How much does a 911 dispatcher make in North Carolina?
While ZipRecruiter is seeing salaries as high as $240,530 and as low as $14,882, the majority of 911 Dispatcher salaries currently range between $21,317 (25th percentile) to $26,144 (75th percentile) with top earners (90th percentile) making $27,351 annually in North Carolina.
Do 911 dispatchers make good money?
The average 911 Dispatcher salary in California is $47,500 as of November 29, 2021, but the range typically falls between $40,300 and $51,700.
How many hours do 911 operators work a week?
911 Operator Earnings and Hours Dispatchers usually work in shifts of between eight and 12 hours, although some have shifts as long as 24 hours. They are often required to work on weekends and holidays.
What are 3 pros to being a 911 dispatcher?
The top ten reasons why I’m still a dispatcher
- 10) It’s a steady job.
- 9) Pay and benefits.
- 8) The dating pool.
- 7) I get to talk with nice people on the phone.
- 6) There is a lot of interesting reading material as part of my job.
- 5) I get to tell cops, firemen, and paramedics what to do.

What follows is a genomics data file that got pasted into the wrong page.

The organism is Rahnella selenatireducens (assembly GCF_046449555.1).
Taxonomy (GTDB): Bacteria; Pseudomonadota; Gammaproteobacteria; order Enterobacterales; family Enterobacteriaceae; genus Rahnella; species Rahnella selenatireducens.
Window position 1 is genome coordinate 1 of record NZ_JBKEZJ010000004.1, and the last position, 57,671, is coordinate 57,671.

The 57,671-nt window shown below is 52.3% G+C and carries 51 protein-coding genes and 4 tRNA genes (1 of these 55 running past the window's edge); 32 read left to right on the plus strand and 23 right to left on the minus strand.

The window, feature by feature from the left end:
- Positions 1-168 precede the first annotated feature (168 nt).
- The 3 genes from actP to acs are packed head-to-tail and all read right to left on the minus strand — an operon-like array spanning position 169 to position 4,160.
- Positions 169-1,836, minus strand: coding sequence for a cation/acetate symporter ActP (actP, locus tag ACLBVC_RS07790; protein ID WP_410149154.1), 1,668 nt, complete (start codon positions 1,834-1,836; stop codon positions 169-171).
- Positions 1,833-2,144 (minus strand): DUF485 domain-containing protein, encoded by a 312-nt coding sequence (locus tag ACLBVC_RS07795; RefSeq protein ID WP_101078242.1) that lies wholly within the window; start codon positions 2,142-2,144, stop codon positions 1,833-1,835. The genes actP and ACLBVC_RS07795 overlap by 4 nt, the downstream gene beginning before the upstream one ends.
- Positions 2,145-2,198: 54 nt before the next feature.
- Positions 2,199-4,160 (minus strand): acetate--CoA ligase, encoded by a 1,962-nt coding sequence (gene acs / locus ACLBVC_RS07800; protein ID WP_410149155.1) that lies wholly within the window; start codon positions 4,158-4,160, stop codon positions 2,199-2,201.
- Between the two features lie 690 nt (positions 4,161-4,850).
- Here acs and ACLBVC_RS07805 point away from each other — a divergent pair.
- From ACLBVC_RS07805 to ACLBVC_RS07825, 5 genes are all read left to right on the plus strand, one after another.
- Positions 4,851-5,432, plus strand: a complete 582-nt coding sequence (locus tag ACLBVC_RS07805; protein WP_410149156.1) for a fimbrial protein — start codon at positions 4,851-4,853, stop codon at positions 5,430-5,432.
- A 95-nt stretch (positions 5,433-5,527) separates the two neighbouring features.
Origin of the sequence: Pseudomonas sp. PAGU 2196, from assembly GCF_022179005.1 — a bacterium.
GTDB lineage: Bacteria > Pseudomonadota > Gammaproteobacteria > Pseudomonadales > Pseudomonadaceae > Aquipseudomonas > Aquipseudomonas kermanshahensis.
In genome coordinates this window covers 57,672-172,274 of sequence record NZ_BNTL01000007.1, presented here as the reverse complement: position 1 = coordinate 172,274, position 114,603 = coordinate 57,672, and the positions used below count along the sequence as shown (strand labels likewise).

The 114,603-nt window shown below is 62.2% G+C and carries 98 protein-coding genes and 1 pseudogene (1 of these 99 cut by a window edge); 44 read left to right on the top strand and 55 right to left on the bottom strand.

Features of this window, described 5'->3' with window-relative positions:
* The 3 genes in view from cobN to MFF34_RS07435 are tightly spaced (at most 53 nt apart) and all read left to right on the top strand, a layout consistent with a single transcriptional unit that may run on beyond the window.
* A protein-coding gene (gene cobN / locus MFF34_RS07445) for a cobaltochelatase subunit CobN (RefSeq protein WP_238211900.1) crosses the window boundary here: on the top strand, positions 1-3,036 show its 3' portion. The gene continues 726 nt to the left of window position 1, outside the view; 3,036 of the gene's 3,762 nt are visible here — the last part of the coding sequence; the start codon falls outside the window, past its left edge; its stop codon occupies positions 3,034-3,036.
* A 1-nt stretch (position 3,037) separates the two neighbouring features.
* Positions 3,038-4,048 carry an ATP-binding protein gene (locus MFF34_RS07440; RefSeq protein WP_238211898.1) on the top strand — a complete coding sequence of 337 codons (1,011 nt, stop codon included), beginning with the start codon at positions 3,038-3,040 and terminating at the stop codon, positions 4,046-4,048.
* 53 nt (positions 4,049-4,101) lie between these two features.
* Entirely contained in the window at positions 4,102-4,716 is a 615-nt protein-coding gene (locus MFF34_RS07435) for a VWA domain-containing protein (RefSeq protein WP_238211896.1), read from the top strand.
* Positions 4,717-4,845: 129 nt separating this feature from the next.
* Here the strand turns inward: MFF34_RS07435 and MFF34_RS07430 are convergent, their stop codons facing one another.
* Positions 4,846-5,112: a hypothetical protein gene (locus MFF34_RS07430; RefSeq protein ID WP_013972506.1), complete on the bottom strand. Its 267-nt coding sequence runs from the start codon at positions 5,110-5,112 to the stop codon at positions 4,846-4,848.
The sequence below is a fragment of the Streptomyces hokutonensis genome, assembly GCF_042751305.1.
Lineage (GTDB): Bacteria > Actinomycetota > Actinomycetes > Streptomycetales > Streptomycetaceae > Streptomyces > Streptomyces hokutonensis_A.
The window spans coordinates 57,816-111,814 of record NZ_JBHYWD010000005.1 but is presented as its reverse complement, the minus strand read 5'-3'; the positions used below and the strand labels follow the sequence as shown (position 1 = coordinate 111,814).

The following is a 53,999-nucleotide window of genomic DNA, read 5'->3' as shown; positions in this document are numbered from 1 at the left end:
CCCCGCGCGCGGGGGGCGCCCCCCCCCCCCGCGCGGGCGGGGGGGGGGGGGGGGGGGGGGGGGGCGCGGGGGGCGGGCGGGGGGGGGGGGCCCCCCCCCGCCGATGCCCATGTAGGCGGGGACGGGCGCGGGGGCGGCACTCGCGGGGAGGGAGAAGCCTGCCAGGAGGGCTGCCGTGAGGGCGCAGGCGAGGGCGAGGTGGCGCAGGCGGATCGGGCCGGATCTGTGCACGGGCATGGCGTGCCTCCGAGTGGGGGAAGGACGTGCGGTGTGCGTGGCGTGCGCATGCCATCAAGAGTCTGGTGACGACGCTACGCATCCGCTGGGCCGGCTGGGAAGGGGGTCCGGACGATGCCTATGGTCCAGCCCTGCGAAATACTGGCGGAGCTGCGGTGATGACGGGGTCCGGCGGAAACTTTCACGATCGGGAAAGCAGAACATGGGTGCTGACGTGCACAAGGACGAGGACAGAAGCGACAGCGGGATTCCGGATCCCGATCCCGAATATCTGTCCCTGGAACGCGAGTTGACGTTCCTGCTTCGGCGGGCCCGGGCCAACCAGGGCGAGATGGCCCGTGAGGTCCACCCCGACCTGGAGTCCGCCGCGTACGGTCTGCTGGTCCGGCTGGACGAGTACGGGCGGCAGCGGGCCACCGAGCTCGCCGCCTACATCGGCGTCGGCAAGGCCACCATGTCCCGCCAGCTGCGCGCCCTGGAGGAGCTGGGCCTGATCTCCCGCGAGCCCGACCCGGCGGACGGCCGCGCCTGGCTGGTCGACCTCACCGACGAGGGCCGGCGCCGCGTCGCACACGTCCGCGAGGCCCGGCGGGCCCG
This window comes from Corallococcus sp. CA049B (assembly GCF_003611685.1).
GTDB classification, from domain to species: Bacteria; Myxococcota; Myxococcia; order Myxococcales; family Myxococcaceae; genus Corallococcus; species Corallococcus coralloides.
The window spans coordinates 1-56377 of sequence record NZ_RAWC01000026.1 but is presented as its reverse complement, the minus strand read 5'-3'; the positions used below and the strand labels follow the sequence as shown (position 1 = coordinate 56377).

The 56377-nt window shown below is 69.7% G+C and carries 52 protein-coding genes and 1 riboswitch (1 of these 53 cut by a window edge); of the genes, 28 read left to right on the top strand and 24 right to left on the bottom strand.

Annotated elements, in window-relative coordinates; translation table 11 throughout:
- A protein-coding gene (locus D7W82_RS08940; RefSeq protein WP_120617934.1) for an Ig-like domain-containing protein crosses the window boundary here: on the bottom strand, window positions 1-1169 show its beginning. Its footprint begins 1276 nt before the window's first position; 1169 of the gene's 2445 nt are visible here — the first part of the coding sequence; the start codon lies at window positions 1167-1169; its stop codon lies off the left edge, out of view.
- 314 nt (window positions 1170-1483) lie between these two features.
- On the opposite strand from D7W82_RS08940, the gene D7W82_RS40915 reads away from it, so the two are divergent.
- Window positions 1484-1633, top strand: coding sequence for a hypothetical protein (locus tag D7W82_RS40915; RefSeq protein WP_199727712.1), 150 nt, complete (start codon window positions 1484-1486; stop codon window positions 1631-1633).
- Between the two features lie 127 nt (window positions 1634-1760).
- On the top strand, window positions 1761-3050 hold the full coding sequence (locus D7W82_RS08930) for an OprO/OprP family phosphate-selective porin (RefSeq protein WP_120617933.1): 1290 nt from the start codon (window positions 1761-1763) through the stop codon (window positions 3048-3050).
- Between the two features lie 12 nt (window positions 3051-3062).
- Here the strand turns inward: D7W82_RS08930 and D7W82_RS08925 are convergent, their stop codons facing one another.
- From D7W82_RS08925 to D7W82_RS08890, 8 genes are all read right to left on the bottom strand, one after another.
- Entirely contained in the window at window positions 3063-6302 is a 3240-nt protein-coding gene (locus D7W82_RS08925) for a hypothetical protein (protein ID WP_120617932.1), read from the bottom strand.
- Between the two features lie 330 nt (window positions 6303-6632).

- 4) I like handling ‘hot calls’.
How do you become a 911 dispatcher in North Carolina?
Becoming a 911 Dispatcher in North Carolina North Carolina sets minimum training requirements for emergency dispatchers, termed “telecommunicators”. Training is brief and is not mandated until after hire. Before hire, a telecommunicator will need to meet a more general set of requirements.
What does the North Carolina 911 board do?
The North Carolina 911 Board administers the North Carolina 911 Fund, which goes to support equipment purchases for 911 centers in the state. See the N.C. 911 Board’s work with emergency personnel and communication centers around the state. See more highlights.
Is dispatch training mandatory for law enforcement officers?
The Association of Public-Safety Communications Officers (APCO International) reports that training is mandatory for those who work under the jurisdiction of sheriffs. Sheriff’s offices often handle multiple types of dispatch; thus, this mandate applies to more than just law enforcement dispatch.
How do I become a certified telecommunicator in North Carolina?
The North Carolina Board mandates training for all telecommunicators who work at Public Safety Access Points (PSAPs). Training must be certified by the state by or an approved national organization. The basic program must comprise at least 40 hours and must include eight hours of hands-on training.